استراتژی های تنظیم احساسات شناختی در بیماران سرپایی مبتلا به اختلال افسردگی اساسی
|کد مقاله||سال انتشار||مقاله انگلیسی||ترجمه فارسی||تعداد کلمات|
|34964||2014||6 صفحه PDF||سفارش دهید||محاسبه نشده|
Publisher : Elsevier - Science Direct (الزویر - ساینس دایرکت)
Journal : Psychiatry Research, Volume 218, Issues 1–2, 15 August 2014, Pages 87–92
The aim of this study was to examine cognitive emotion regulation strategies in adult outpatients with major depressive disorder (MDD). A clinical sample of 191 MDD outpatients and a non-clinical sample of 267 general adults were recruited. Nine cognitive emotion regulation strategies were assessed in all participants (aged 21–65 years). Results showed that MDD participants had significantly higher scores on the following strategies: self-blame, acceptance, rumination, catastrophizing, and blaming others, but lower scores on positive refocusing, refocus on planning, positive reappraisal, and putting in perspective strategies than general populations. In addition, self-blame, acceptance, and catastrophizing positively correlated and positive reappraisal negatively correlated with depressive symptoms in MDD populations. Further logistic regression analyses indicated that five strategies have significant and independent contributions to the prediction of MDD group membership (a higher reported use of self-blame, catastrophizing, and acceptance, and a lower reported use of positive refocusing, and putting in perspective). The results suggest that cognitive emotion regulation strategies may be a useful target for psychological assessment and treatment in patients with MDD.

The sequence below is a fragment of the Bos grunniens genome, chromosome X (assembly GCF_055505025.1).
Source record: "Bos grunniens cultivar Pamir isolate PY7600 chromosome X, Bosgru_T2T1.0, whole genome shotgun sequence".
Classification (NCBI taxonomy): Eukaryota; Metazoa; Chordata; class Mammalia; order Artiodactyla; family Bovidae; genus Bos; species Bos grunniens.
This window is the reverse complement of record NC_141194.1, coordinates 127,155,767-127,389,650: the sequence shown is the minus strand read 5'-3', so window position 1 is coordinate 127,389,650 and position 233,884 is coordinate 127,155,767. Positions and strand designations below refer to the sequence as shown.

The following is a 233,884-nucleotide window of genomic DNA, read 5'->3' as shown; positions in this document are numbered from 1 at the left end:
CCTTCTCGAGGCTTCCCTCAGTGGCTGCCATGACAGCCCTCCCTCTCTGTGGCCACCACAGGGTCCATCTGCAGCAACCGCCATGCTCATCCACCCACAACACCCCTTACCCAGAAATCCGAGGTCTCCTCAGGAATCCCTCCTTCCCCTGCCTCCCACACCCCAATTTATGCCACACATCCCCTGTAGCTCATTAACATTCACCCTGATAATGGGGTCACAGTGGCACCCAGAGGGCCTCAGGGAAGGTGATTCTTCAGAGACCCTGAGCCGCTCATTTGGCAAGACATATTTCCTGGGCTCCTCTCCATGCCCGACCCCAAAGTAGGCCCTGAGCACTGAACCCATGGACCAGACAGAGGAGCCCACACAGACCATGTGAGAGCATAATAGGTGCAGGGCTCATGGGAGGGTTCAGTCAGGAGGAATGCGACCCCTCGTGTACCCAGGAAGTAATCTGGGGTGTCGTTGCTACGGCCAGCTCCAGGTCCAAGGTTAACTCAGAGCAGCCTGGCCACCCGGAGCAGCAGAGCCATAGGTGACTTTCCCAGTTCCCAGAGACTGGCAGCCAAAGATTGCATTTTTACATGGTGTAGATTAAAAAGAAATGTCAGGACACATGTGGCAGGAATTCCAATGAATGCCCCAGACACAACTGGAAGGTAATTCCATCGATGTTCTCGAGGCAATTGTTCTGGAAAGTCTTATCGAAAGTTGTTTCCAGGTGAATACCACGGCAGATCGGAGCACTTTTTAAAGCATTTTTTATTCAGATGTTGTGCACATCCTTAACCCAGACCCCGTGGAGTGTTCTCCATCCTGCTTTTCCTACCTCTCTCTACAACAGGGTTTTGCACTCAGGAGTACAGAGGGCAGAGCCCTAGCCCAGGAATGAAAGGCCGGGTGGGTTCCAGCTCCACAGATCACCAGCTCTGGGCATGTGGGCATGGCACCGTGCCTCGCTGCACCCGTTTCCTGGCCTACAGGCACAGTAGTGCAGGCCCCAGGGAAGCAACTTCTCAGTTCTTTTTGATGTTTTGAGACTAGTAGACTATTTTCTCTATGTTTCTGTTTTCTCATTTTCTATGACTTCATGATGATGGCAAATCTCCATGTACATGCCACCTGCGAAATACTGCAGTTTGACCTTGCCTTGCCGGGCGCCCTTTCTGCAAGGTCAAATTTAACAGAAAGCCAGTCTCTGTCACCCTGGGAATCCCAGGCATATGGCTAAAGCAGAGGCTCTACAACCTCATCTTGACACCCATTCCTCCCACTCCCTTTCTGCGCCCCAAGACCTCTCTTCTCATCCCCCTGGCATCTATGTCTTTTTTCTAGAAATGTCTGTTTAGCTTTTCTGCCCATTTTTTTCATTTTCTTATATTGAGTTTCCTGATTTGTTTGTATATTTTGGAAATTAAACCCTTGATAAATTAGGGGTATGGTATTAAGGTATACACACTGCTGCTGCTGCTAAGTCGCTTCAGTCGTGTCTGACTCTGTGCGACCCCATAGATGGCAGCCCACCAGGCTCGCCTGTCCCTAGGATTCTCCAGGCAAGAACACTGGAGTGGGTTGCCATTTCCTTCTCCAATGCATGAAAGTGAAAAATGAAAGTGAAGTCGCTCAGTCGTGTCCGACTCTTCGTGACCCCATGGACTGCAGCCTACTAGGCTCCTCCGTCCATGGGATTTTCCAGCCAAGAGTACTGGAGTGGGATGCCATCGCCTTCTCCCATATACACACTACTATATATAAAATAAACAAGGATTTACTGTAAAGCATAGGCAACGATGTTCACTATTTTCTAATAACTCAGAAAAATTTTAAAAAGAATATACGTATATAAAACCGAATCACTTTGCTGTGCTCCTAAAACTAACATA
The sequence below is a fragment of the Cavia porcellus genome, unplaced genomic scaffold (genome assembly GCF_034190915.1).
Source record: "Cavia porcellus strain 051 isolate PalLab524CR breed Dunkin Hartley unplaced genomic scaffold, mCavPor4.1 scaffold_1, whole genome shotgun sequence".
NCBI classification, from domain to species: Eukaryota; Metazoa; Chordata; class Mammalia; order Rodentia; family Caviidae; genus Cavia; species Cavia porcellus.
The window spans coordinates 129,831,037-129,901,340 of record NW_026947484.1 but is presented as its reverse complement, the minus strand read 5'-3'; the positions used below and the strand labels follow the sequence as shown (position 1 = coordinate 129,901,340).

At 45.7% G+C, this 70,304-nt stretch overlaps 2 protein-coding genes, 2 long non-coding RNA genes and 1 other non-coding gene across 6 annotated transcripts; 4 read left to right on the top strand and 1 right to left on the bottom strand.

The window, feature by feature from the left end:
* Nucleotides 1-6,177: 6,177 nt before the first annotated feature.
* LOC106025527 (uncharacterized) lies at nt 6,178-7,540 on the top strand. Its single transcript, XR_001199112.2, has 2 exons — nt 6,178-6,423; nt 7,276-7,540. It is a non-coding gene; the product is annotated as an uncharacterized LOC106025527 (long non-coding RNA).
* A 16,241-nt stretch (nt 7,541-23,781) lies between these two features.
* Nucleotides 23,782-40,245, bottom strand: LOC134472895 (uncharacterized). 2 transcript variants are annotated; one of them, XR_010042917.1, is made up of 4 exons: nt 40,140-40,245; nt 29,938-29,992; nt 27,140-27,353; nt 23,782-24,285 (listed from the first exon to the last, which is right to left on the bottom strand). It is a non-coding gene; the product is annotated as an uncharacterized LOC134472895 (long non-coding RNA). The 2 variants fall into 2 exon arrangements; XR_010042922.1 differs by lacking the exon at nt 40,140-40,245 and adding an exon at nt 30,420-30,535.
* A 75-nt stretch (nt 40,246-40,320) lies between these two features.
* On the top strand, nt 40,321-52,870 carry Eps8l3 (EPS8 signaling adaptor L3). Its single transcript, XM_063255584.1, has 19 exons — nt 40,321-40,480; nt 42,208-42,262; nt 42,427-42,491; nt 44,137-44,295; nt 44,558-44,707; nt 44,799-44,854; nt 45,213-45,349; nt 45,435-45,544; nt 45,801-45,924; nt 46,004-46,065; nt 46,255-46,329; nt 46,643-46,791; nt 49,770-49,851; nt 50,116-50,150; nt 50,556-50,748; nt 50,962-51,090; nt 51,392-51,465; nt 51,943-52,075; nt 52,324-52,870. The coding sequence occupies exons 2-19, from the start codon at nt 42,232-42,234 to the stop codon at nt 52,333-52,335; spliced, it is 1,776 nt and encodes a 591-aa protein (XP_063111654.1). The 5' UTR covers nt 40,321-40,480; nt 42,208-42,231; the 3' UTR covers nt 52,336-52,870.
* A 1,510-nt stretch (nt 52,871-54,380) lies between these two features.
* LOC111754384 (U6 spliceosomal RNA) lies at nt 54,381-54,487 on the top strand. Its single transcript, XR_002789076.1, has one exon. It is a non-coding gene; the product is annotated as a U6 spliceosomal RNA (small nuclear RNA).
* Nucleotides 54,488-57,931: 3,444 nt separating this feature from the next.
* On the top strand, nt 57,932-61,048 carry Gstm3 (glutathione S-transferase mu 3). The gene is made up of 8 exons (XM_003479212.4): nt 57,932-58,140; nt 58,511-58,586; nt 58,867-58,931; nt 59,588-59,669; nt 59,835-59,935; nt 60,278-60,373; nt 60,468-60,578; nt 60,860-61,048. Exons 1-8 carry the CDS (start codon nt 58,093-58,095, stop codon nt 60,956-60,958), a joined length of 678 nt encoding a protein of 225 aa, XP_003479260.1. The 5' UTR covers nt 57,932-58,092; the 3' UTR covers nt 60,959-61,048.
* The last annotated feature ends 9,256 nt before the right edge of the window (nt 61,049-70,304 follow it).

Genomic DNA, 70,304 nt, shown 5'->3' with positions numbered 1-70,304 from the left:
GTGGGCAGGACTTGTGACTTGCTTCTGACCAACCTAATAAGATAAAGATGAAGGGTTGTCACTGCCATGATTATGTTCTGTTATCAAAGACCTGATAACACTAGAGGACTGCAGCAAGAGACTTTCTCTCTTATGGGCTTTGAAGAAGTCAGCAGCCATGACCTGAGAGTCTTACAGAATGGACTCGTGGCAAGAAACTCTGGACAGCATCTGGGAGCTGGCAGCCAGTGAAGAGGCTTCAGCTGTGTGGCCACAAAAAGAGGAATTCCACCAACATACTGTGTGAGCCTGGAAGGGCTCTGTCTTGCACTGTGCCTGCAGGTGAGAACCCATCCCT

Emotion regulation refers to a vast area of conscious and unconscious physiological and behavioral cognitive aspects (Gross, 2001). It is associated with human life and helps people to manage or regulate their emotions after the experience of stressful events (Garnefski et al., 2001). The cognitive emotion regulation strategies are cognitive responses to emotion-eliciting events that consciously or unconsciously attempt to modify the magnitude and/or type of individuals׳ emotional experience (Abdi et al., 2012 and Gross, 2001). Although the capacity of cognitive emotion regulation is universal, large individual differences exist not only in the specific strategies by which people regulate their emotions in response to life experiences, but also exist in the extent that people develop symptoms of psychopathology in response to negative experiences (Garnefski et al., 2002a). A number of authors have suggested that individuals׳ cognitive emotion regulation strategies influence the development of depression (Compas et al., 1993, Garnefski et al., 2003 and Martin and Dahlen, 2005). According to this view, the symptoms of depression are viewed as consequences of individuals׳ failure to modulate their emotions in an adaptive way. For example, self-blame, which refers to making internal, rather stable, and global causal attributions for the experience of negative events, is related to higher levels of depression (Anderson et al., 1994, Kubany et al., 1996 and McGee et al., 2001). Ruminative thought commonly refers to the experience of repetitive thoughts in the absence of immediate environmental cueing is generally found to be related to depression (Nolen-Hoeksema et al., 1994, Nolen-Hoeksema et al., 1997 and Nolen-Hoeksema, 2000), although certain forms of ruminative thinking may be helpful in coping with stressful life events (Janoff-Bulman, 1992 and Tedeschi, 1999). Catastrophizing, which refers to thoughts of explicitly emphasizing the terror of an experience, has been found to be related to depression (Sullivan et al., 1995). The present study will focus on the relationship between multiple cognitive emotion regulation strategies and depression in order to fully understand the joint role of different cognitive emotion regulation strategies in the development of depression. Previous research distinguished the cognitive emotion regulation strategies by nine conceptually different aspects: self-blame, acceptance, rumination, positive refocusing, refocus on planning, positive reappraisal, putting into perspective, catastrophizing, and other-blame (Garnefski et al., 2001). Self-blame, blaming others, rumination, and catastrophizing were characterized as maladaptive strategies, and acceptance, refocus on planning, positive refocusing, positive reappraisal, and putting into perspective as adaptive strategies (Garnefski et al., 2001). These strategies have been found to be related to depression in a general adolescent sample (Garnefski et al., 2001, Garnefski et al., 2002b, Öngen, 2010 and Perte and Miclea, 2011), general adults (Martin and Dahlen, 2005, Garnefski and Kraaij, 2006, Garnefski and Kraaij, 2007, Zhu et al., 2008 and Omran, 2011), and psychiatric patients (Garnefski et al., 2002a and Perte and Miclea, 2011). Studies in the general community suggest that cognitive emotion regulation strategies (e.g. self-blame, rumination) are positively, while others (e.g. positive reappraisal, putting into perspective) are negatively, associated with depression symptoms (Martin and Dahlen, 2005, Garnefski and Kraaij, 2006, Garnefski and Kraaij, 2007, Zhu et al., 2008 and Omran, 2011). There is also evidence that currently depressed and recovered depressed individuals both report a more frequent use of maladaptive strategies (e.g., rumination, and catastrophizing) and a less frequent use of functional strategies (e.g., positive reappraisal) (Gross and John, 2003, Garnefski and Kraaij, 2006 and Ehring et al., 2008). These findings may suggest that maladaptive use of cognitive emotion regulation strategies might contribute to the development and persistence of depression. Major depressive disorder (MDD) is one of the most common and most debilitating of the mental disorders, with a twelve-month prevalence of 2–10% (Kessler et al., 1994 and Yu et al., 2005). Knowledge about cognitive emotion regulation strategies in patients with (MDD) may provide more understanding of mechanisms underlying the pathogenesis of major depression as well clues for the advancement of current prevention and treatment approaches. Therefore, the present study comprehensively examined cognitive emotion regulation strategies in adult outpatients with MDD. More specifically, the cognitive emotion regulation strategies used in a MDD adults group was compared to a group of non-clinical adults without symptoms of depression in a cross-sectional design. This paper firstly aims to examine whether cognitive coping strategies differ between major depressive disorder patients and non-clinical subjects. On the basis of previous studies, it was expected that MDD patients would use maladaptive cognitive emotion regulation strategies (e.g., self-blame, catastrophizing and rumination) to a higher extent, and adaptive cognitive emotion regulation strategies (e.g., positive refocusing, positive reappraisal) to a lesser extent than non-clinical populations (Garnefski and Kraaij, 2006 and Ehring et al., 2008). The second purpose of the current study was to examine the relationship between cognitive emotion regulation strategies and symptoms of depression separately in the MDD group and control group. It was hypothesized that relationships between maladaptive cognitive emotion regulation strategies and depressive symptoms would be significantly positive whereas adaptive cognitive emotion regulation strategies and depressive symptoms would be significantly negative in the MDD group just as in general group. The last aim was to study which of the specific cognitive emotion regulation strategies was relatively best able to distinguish between these two samples. It was assumed that together the cognitive emotion regulation strategies would account for a considerable amount of the variance.